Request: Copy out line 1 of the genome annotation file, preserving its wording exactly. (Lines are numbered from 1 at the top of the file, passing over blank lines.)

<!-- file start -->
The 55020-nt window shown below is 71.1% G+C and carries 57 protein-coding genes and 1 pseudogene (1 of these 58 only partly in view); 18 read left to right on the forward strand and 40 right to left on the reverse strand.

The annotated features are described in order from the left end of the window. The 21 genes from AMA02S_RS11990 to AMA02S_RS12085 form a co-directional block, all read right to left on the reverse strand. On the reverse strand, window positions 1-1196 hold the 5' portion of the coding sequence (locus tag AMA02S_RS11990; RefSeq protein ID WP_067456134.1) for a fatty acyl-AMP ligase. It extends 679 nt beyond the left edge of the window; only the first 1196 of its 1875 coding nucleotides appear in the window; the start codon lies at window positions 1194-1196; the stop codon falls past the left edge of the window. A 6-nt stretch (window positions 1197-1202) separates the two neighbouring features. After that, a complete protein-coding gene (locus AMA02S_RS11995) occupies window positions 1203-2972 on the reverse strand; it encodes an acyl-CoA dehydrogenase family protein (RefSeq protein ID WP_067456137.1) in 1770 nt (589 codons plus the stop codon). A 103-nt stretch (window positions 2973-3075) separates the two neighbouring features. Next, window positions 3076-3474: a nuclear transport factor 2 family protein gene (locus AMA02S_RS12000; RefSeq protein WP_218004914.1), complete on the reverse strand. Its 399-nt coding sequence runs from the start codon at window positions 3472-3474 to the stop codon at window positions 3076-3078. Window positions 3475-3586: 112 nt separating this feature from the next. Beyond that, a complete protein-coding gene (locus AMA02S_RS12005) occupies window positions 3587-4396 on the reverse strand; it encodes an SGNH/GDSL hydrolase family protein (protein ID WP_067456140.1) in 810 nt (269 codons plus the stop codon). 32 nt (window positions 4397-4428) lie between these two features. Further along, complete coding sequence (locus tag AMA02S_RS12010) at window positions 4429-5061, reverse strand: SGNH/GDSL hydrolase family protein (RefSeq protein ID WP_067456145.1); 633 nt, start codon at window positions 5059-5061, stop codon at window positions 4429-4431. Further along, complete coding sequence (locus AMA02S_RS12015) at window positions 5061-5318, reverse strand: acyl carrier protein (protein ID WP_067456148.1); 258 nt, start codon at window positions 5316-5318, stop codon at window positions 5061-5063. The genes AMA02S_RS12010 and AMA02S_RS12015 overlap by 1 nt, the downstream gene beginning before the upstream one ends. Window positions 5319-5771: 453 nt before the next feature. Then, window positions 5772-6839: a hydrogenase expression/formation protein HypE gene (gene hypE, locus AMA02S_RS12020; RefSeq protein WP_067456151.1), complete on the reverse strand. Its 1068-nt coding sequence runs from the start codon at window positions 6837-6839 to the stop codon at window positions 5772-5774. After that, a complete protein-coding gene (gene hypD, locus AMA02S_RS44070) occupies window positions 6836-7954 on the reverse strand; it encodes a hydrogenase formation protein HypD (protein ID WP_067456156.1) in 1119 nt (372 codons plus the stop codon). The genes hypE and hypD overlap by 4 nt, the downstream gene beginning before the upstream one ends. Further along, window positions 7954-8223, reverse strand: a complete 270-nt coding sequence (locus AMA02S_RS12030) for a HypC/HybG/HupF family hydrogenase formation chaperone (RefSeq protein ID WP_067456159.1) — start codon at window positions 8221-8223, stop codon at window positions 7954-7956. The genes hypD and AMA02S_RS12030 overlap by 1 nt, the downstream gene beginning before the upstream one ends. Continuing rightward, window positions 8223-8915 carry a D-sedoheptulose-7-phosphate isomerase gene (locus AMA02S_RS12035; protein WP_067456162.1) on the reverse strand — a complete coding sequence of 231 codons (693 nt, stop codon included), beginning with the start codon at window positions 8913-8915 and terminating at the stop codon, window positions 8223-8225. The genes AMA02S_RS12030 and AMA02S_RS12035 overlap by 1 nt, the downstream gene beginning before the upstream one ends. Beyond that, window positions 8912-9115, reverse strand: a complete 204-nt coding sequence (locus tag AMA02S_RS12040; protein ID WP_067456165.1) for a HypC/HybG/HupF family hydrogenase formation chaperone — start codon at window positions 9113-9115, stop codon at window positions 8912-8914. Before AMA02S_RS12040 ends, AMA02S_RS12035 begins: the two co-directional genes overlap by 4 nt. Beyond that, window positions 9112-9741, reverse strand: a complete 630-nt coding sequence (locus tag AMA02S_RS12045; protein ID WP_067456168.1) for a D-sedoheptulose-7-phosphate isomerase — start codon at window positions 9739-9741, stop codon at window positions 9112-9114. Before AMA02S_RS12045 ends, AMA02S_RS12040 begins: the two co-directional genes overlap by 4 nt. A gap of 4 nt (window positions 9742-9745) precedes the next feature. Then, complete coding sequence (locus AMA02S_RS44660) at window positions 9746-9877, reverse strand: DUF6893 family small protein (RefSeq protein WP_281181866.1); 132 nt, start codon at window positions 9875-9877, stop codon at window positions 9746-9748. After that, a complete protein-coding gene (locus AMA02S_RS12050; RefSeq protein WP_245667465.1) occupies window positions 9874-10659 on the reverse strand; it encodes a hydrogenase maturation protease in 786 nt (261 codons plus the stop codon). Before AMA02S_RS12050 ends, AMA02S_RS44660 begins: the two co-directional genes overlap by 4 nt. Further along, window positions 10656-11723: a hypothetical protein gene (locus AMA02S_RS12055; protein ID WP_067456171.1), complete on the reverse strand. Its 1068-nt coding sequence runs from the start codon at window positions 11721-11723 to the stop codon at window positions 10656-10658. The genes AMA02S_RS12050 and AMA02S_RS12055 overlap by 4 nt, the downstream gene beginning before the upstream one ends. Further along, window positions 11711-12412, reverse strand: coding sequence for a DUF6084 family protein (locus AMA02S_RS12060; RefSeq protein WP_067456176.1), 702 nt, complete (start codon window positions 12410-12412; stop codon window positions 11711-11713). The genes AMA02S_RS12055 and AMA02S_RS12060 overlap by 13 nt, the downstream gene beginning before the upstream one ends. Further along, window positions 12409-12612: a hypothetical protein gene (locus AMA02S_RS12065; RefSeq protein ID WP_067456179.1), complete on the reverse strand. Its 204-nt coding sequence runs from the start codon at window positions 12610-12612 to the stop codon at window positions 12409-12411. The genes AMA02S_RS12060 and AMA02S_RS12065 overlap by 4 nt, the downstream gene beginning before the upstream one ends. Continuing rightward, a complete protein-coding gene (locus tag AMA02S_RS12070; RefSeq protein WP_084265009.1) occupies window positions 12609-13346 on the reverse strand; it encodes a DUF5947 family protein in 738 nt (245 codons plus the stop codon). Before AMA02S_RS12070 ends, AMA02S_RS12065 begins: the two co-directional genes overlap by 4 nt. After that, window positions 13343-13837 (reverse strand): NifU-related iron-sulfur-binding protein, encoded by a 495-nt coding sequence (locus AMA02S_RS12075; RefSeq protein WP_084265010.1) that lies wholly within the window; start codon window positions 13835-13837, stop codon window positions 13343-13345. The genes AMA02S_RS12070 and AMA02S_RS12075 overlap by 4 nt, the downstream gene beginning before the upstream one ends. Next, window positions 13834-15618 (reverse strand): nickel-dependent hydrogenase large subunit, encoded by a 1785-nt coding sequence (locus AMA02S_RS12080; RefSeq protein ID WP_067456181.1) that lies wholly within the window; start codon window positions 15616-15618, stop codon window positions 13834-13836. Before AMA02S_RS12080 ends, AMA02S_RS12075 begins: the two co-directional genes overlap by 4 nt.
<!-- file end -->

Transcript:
The 55020-nt window shown below is 71.1% G+C and carries 57 protein-coding genes and 1 pseudogene (1 of these 58 only partly in view); 18 read left to right on the forward strand and 40 right to left on the reverse strand.